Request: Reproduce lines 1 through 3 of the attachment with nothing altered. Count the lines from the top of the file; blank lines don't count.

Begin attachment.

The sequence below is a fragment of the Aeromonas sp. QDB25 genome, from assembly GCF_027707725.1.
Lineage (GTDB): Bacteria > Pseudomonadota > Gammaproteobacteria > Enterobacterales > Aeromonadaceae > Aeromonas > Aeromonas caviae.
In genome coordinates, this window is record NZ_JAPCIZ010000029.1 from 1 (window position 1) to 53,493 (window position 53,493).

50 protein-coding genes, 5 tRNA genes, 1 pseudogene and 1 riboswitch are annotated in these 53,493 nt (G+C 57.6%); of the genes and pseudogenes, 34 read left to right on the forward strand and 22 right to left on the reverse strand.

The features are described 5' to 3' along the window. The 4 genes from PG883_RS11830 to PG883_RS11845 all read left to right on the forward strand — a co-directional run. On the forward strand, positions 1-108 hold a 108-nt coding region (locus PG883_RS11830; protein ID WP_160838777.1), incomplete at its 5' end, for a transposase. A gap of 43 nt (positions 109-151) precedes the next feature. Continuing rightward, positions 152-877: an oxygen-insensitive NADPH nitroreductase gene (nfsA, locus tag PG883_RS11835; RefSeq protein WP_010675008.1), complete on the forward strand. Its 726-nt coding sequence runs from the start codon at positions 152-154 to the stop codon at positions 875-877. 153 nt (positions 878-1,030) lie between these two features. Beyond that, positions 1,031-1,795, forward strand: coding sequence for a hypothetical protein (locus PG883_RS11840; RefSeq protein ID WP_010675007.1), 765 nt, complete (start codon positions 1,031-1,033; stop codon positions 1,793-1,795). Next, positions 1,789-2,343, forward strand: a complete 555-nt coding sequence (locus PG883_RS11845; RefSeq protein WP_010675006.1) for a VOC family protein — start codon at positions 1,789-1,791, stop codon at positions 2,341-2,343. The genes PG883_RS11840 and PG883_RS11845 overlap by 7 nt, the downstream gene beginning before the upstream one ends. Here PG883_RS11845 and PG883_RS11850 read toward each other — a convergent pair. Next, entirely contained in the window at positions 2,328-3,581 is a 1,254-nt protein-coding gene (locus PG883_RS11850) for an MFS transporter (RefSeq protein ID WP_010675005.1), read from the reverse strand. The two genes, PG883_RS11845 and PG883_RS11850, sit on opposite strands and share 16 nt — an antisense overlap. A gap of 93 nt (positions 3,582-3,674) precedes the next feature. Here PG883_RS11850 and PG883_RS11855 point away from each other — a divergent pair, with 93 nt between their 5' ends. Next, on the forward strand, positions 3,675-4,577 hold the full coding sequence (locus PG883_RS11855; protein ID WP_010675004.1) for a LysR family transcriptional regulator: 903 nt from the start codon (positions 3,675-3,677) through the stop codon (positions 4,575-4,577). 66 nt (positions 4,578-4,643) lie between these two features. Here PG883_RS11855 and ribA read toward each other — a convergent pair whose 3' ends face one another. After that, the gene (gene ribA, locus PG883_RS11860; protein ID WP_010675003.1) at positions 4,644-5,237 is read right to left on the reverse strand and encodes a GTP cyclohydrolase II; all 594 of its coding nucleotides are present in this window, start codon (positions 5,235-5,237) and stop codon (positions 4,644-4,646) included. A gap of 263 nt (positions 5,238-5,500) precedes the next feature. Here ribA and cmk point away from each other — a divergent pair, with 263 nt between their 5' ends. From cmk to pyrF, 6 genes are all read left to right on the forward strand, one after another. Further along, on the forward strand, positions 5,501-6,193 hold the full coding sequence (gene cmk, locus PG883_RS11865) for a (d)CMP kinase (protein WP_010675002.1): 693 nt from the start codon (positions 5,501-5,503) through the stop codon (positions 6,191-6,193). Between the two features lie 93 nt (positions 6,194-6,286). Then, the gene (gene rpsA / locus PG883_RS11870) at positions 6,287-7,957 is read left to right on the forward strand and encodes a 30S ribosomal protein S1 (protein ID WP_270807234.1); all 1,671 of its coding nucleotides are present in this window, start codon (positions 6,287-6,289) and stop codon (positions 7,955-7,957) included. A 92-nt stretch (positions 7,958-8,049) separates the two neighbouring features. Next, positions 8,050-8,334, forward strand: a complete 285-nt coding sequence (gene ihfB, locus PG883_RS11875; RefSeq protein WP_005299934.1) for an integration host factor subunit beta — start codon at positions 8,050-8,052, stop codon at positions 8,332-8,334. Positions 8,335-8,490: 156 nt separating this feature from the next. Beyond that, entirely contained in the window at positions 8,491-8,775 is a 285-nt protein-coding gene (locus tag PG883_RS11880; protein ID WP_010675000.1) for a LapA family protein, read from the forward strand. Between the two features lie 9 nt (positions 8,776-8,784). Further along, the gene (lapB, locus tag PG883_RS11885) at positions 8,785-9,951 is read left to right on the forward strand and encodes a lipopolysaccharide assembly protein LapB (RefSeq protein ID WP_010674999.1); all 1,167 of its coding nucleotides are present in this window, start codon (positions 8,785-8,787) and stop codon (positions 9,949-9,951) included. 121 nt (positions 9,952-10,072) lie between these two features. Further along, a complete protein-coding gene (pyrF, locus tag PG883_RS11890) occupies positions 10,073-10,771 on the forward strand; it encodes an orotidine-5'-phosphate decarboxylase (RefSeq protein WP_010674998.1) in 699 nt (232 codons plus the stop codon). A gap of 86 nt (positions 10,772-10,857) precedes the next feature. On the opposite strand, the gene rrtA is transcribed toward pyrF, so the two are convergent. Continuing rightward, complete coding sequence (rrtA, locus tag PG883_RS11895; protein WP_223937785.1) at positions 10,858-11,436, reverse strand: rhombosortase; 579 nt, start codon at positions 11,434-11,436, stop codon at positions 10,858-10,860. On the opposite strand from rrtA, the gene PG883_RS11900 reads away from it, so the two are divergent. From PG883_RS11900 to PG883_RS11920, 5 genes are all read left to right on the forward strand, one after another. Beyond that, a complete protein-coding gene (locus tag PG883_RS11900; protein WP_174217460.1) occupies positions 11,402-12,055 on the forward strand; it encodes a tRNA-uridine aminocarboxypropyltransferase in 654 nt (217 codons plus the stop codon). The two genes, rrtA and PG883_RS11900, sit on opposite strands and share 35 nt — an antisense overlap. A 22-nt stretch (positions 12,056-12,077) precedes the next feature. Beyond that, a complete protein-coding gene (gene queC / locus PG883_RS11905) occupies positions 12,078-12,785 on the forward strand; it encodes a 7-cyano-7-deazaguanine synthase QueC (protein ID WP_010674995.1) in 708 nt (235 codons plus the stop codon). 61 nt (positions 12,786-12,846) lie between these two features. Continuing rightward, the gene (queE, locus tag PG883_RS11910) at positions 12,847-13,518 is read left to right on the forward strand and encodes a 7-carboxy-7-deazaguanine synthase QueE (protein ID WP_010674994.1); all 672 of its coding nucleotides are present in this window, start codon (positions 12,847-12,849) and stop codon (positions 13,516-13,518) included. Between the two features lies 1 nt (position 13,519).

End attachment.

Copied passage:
The sequence below is a fragment of the Aeromonas sp. QDB25 genome, from assembly GCF_027707725.1.
Lineage (GTDB): Bacteria > Pseudomonadota > Gammaproteobacteria > Enterobacterales > Aeromonadaceae > Aeromonas > Aeromonas caviae.
In genome coordinates, this window is record NZ_JAPCIZ010000029.1 from 1 (window position 1) to 53,493 (window position 53,493).